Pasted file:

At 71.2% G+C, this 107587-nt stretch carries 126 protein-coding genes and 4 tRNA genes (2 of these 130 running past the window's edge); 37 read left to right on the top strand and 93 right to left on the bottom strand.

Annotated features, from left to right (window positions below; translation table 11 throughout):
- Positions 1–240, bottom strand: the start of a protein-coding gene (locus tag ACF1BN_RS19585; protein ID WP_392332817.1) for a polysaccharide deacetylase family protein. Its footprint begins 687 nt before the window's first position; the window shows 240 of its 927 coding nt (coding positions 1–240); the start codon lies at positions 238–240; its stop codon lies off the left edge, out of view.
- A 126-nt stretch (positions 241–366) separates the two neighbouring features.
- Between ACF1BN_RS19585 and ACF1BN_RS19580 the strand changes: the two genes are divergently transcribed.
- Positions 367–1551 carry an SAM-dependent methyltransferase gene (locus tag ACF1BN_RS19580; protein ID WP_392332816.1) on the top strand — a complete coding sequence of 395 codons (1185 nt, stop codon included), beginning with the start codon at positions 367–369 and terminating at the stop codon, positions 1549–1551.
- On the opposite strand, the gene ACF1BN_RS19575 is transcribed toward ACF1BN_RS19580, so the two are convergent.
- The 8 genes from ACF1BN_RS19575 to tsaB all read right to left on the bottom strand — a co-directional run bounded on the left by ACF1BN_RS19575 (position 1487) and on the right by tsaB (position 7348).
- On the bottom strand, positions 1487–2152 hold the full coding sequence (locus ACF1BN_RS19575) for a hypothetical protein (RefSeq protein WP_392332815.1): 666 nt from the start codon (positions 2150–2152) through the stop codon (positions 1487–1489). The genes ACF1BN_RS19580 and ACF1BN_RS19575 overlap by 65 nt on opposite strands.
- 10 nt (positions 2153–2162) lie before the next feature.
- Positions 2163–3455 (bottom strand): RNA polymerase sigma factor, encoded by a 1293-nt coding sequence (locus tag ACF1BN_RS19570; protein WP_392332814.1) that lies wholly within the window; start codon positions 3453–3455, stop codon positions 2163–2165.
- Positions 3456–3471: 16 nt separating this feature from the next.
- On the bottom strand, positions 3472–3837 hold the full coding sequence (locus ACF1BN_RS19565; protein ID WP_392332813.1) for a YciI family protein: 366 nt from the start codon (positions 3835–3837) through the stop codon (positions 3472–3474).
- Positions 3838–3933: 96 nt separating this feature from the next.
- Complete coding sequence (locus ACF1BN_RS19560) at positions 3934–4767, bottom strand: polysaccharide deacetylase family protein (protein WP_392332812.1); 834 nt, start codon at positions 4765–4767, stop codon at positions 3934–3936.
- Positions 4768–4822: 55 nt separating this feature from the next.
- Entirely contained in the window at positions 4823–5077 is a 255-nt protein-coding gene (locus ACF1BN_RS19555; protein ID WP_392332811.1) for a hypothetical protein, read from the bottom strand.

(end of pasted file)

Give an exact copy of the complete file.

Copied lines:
At 71.2% G+C, this 107587-nt stretch carries 126 protein-coding genes and 4 tRNA genes (2 of these 130 running past the window's edge); 37 read left to right on the top strand and 93 right to left on the bottom strand.

Annotated features, from left to right (window positions below; translation table 11 throughout):
- Positions 1–240, bottom strand: the start of a protein-coding gene (locus tag ACF1BN_RS19585; protein ID WP_392332817.1) for a polysaccharide deacetylase family protein. Its footprint begins 687 nt before the window's first position; the window shows 240 of its 927 coding nt (coding positions 1–240); the start codon lies at positions 238–240; its stop codon lies off the left edge, out of view.
- A 126-nt stretch (positions 241–366) separates the two neighbouring features.
- Between ACF1BN_RS19585 and ACF1BN_RS19580 the strand changes: the two genes are divergently transcribed.
- Positions 367–1551 carry an SAM-dependent methyltransferase gene (locus tag ACF1BN_RS19580; protein ID WP_392332816.1) on the top strand — a complete coding sequence of 395 codons (1185 nt, stop codon included), beginning with the start codon at positions 367–369 and terminating at the stop codon, positions 1549–1551.
- On the opposite strand, the gene ACF1BN_RS19575 is transcribed toward ACF1BN_RS19580, so the two are convergent.
- The 8 genes from ACF1BN_RS19575 to tsaB all read right to left on the bottom strand — a co-directional run bounded on the left by ACF1BN_RS19575 (position 1487) and on the right by tsaB (position 7348).
- On the bottom strand, positions 1487–2152 hold the full coding sequence (locus ACF1BN_RS19575) for a hypothetical protein (RefSeq protein WP_392332815.1): 666 nt from the start codon (positions 2150–2152) through the stop codon (positions 1487–1489). The genes ACF1BN_RS19580 and ACF1BN_RS19575 overlap by 65 nt on opposite strands.
- 10 nt (positions 2153–2162) lie before the next feature.
- Positions 2163–3455 (bottom strand): RNA polymerase sigma factor, encoded by a 1293-nt coding sequence (locus tag ACF1BN_RS19570; protein WP_392332814.1) that lies wholly within the window; start codon positions 3453–3455, stop codon positions 2163–2165.
- Positions 3456–3471: 16 nt separating this feature from the next.
- On the bottom strand, positions 3472–3837 hold the full coding sequence (locus ACF1BN_RS19565; protein ID WP_392332813.1) for a YciI family protein: 366 nt from the start codon (positions 3835–3837) through the stop codon (positions 3472–3474).
- Positions 3838–3933: 96 nt separating this feature from the next.
- Complete coding sequence (locus ACF1BN_RS19560) at positions 3934–4767, bottom strand: polysaccharide deacetylase family protein (protein WP_392332812.1); 834 nt, start codon at positions 4765–4767, stop codon at positions 3934–3936.
- Positions 4768–4822: 55 nt separating this feature from the next.
- Entirely contained in the window at positions 4823–5077 is a 255-nt protein-coding gene (locus ACF1BN_RS19555; protein ID WP_392332811.1) for a hypothetical protein, read from the bottom strand.